PDF/A: how to make your PDF files searchable and GDPR-compliant

PDF/A: how to make your PDF files searchable and GDPR-compliant

One of the most commonly used file formats is the Portable Document Format (PDF) ever since its coming into existence in 1993. It’s a way to send read-only documents that preserve the layout of a text. Even though it is one of the most common document formats, many people don’t know that there are actually many different types of PDF files, one of the most important for long term archiving is PDF/A. The PDF/A standard was born in 2005 and has a few benefits over standard PDF documents. In this blog we will tell you more about what PDF/A is, which versions there are and what the benefits are.

Do you have a need to make your PDF documents searchable? And do you wish to learn more about PDF/A? Sit tight and scroll on down, we’ll tell you all about:

What does PDF/A entail?

PDF/A is an ISO-standardized version of the PDF, tailormade for the archiving and long-term preservation of electronic documents. The A, actually stands for “Archiving”. ISO-standards are agreed upon by experts that describe the best way of doing something. They identify a set of characteristics for electronic documents that ensures the documents can be reproduced in the same exact manner with various software, now and in the future. This is something normal PDF documents can not guarantee and therefore normal PDFs can be a compliance issue for long term data storage.

A key element is that PDF/A documents are 100% self-contained. All metadata is embedded in the file and this includes all content (text, raster images and vector graphs), fonts, and information on colors. A PDF/A document cannot rely on data from external sources (font programs and data streams), but can include hyperlinks to external documents. PDF/A locks features unsuitable for long-term archiving, such as font linking and encryption. 

PDF/A comes in many different variations, created by mixing different PDF/A standards and conformance levels. Each PDF/A standard has a different mix of available features and image compression technologies that help with the preservation of content.  

Which versions of PDF/A are there?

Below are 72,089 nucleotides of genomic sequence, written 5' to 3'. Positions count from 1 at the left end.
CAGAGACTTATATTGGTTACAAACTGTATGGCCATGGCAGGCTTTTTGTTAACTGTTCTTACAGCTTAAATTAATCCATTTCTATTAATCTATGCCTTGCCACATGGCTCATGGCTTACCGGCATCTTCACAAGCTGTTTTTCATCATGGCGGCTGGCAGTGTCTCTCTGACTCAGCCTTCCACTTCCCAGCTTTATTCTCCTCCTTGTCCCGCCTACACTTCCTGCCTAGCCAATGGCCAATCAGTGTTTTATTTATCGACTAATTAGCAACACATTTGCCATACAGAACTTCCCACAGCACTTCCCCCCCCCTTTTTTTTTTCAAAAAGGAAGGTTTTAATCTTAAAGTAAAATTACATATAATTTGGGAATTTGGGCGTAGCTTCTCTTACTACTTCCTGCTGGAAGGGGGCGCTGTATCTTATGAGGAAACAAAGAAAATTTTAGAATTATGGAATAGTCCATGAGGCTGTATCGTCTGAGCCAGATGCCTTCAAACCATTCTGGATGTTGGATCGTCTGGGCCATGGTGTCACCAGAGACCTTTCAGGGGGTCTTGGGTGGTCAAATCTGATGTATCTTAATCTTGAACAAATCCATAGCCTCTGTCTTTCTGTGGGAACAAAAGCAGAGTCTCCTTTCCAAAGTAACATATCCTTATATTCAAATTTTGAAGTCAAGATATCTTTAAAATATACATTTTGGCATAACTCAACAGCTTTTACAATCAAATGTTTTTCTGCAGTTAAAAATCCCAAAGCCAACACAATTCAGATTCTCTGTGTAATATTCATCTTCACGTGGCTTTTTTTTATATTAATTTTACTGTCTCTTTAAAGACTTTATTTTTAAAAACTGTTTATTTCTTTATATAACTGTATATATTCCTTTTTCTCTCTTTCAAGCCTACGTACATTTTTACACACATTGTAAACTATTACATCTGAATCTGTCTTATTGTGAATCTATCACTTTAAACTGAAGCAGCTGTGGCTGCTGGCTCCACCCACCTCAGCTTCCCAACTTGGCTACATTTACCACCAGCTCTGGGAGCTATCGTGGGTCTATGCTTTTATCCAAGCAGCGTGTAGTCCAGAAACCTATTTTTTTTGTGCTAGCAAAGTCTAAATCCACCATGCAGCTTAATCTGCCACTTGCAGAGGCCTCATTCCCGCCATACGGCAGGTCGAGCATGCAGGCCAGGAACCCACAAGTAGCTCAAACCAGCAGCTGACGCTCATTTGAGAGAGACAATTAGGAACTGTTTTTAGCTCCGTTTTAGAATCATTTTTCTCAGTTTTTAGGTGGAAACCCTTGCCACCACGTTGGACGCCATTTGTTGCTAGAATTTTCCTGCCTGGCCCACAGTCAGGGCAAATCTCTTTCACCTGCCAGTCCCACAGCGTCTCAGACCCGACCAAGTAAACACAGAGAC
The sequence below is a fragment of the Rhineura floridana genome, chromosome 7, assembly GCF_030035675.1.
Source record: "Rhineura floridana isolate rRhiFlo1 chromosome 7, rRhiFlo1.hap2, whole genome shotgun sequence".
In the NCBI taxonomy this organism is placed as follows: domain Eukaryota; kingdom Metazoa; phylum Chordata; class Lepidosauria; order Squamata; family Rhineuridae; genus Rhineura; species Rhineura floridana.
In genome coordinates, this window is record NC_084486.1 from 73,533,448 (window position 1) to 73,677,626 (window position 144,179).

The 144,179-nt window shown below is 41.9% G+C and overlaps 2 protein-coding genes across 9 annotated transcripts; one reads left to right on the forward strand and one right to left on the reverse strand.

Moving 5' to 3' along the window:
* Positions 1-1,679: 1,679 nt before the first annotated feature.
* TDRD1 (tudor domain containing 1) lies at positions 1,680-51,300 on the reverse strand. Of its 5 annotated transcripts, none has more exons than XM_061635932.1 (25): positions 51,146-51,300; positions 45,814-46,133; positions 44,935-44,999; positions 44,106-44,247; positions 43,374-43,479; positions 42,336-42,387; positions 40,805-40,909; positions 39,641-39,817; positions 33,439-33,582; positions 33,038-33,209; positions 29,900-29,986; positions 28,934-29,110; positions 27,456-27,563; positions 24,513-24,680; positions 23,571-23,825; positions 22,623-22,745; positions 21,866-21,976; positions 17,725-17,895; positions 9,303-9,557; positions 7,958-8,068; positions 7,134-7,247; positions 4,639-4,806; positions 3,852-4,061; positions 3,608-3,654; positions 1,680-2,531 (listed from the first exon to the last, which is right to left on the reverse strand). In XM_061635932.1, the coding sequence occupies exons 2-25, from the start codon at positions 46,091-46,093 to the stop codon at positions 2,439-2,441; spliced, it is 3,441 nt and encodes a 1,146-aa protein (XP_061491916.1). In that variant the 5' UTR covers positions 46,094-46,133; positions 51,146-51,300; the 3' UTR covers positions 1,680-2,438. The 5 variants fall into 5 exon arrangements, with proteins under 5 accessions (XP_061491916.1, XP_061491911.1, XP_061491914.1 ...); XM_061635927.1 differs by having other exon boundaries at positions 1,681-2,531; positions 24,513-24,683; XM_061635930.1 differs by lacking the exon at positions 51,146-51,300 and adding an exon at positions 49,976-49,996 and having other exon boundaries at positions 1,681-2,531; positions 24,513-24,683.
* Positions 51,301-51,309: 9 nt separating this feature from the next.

The first part of the standard was published in 2005 and consisted of two levels:

PDF/A-1b – Level B (basic) conformance
PDF/A-1a – Level A (accessible) conformance
PDF/A-2u – Level U (unicode) conformance

Level B is the least complex one and is commonly used for archiving. Level A entails a few additional requirements that make it better suitable for visually impaired and easier to search through. The downside is that it is not always possible to create a Level A document from a specific source and it takes more time (more complicated) to create PDF/A-1a documents. Below are the extra Level A requirements:

  • Language specification
  • Hierarchical document structure
  • Tagged text spans and descriptive text for images and symbols

Because technology is improving quickly, new versions of PDF/A have been developed over time. PDF/A-1 is the original PDF/A standard, both the most commonly used and the most restrictive. Because it is based on an older PDF standard, PDF 1.4, it does not support JPEG 2000, attachments or layers. Level A conformance was intended to increase the accessibility for physically impaired users by allowing support software, such as screen readers, to better interpret a file’s contents. 

The second part of the standard was published in 2011. PDF/A-1 files do not necessarily conform to PDF/A-2 and vice versa. This part contains the following new features and is now commonly used:

  • Digital signatures
  • JPEG 2000 and JBIG2 image compression
  • Transparency effects and layers
  • Option to archive sets of documents in a single file
  • Embedding of OpenType fonts
  • Conformance level u (Unicode) allows enables text can be reliably searched and copied, without the file having to conform to other a-level requirements

Level U (Unicode) was introduced along with PDF/A-2 and provides character mappings to Unicode.

Part 3 has one new feature: it permits any file format (XML, CSV, CAD, Word, Excel, etc). as an attachment, but is not widely spread yet. 

Part 4 is expected to be published sometime this year (2020).

What are the benefits of PDF/A? 

There are many advantages of using PDF/A as opposed to, for instance, the traditional PDF file format. As to not make this blog annoyingly long, we will list what we think are the five most important ones.

1 – PDF/A documents are fully text searchable: The answer to many people’s headaches: PDF/A documents are fully searchable! This feature may help save numerous hours of manual labor. The text is preserved in the document, even text extracted with optical character recognition (OCR). The PDF/A file saves both the extracted text and the scanned image.

2 – PDF/A takes up relatively little storage space: Although PDF/A documents contain more information than images (such as TIFF), the PDF/A files are usually smaller due to the use of efficient compression algorithms.